Let's Reminisce: More watermelon stories
By Jerry Lincecum
Jul 28, 2020
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My recent column about my watermelon memories prompted several readers to share some of their reminiscences. Roy Riales wrote that as a youngster, he used to go with family adults to the ice plant in Mena, Arkansas.  The melons were kept inside, he remembered, and they would climb the loading dock to choose one. The plant operator would “plug” their choice to see if it was sweet and satisfactory. He says the melons were sold by size and were not expensive.  Part of the experience was the fact that it was very cold in the plant!

Cindy Greene also had vivid memories of going to the icehouse with her grandfather to get a melon or two.  She wrote: “What a treat for me!  Air conditioning had not made it to our house in the 1950s, so the ice house was chilling and interesting too. My ‘Papaw’ always thumped the melons and had us listen. To this day I can see and hear him thumping the melons.  And I agree the taste of today’s melons cannot compare to the olden ones, but my taster is not as good. Thanks for entertaining me with your memories.”

On the vexed question of which melons taste best, Andy Crosthwaite sent me information about “a strain so delicious that people once risked their lives to get their hands on one.”  This is the legendary Bradford watermelon, whose origin can be traced back to the American Revolutionary War.  At considerable expense Andy obtained some seeds for the Bradford a couple of years ago.  

He gave seeds to a couple of guys who grow watermelons, but none resulted in success.  One fellow lost the seed, and the other planted seedlings too soon.  This year, Andy planted one hill for himself and he now has two melons that are about fifteen inches long and two more that are smaller.  He has promised to let me know how it works out.

The best melon story of all turns out to be one that I forgot.  My wife Peggy reminded me that in late-July 1985, she and I spent a week with her parents in Springfield, Illinois. The purpose of this trip was for me to meet her extended family and get their good wishes on our then upcoming wedding.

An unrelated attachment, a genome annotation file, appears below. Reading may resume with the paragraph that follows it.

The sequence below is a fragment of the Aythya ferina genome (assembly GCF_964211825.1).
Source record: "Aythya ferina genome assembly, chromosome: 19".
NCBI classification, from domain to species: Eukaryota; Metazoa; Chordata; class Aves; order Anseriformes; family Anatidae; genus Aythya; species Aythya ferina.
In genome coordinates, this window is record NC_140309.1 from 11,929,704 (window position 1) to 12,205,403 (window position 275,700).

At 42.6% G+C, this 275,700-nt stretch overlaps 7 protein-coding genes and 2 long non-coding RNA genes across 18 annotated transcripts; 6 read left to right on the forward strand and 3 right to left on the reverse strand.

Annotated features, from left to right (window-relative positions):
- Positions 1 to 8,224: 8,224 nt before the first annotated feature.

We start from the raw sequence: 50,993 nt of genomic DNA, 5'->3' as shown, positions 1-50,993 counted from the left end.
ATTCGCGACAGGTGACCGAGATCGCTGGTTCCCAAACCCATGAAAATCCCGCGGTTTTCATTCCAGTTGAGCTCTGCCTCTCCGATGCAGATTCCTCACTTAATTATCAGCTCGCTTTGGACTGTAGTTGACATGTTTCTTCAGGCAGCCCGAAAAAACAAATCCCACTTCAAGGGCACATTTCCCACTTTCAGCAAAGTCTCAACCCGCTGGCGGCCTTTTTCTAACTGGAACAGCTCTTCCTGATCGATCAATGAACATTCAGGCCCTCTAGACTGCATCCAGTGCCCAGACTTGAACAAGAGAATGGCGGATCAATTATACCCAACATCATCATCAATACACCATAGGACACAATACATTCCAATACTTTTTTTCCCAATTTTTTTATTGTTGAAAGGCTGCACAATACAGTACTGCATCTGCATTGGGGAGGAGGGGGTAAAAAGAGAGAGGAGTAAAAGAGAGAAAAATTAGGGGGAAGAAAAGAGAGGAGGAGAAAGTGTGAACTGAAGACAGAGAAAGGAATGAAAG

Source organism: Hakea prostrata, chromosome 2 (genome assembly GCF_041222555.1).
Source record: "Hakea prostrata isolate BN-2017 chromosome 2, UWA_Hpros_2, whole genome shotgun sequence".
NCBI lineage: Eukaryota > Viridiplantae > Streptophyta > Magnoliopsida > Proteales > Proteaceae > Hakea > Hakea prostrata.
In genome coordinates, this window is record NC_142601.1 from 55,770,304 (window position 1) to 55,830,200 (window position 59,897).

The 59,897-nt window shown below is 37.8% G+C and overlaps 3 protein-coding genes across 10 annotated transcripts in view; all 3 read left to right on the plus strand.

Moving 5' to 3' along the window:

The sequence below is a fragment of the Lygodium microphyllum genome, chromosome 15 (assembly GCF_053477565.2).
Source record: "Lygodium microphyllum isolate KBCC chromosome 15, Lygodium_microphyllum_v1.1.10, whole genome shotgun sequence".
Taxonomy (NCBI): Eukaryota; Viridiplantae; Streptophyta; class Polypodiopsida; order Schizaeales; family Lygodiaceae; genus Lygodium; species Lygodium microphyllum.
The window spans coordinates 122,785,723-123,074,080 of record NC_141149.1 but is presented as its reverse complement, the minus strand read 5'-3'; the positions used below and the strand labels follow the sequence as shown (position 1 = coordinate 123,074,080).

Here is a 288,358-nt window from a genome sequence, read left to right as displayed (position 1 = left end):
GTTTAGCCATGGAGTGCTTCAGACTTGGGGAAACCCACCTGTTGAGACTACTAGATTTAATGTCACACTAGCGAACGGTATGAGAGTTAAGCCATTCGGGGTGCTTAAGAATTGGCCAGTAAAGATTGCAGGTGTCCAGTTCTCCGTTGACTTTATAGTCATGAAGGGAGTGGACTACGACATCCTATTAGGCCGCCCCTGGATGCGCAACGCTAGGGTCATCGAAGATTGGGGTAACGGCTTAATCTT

Her cousin Tom Brown had offered to bring the award-winning watermelon from the Cass County (Illinois) fair for all of us to eat.  Melons grown in the sandy soils of Cass County were highly touted, at least that is what Peggy’s dad tried to convince me of. 

On Sunday afternoon, the family gathered at the Redshaw residence for a meal, to be highlighted by Tom’s (expensive) watermelon. It was a chilled Black Diamond variety, ready to enjoy, or so we all anticipated. However, once Tom cut into the melon, the heart proved to be greenish white in color and basically inedible. No doubt a blistering report was given to the judges about their so-called prize melon. 

Let me add a brief postscript about choosing a good melon. My dad also taught me to thump or slap a melon and listen to the reverberation of sound to pick a ripe one.  He also showed me a way to look at a melon on the vine in the field to see if it was ready to eat.  At the spot where the stem of a melon branched off the vine, there was always a small green curl.  When the melon was ripe, that curl began to turn brown and die. I’ll pass that on to Andy Crosthwaite, so he will know when his Bradfords are ready to harvest. 

Jerry Lincecum is a retired Austin College professor who now teaches classes for older adults who want to write their life stories.  He welcomes your reminiscences on any subject: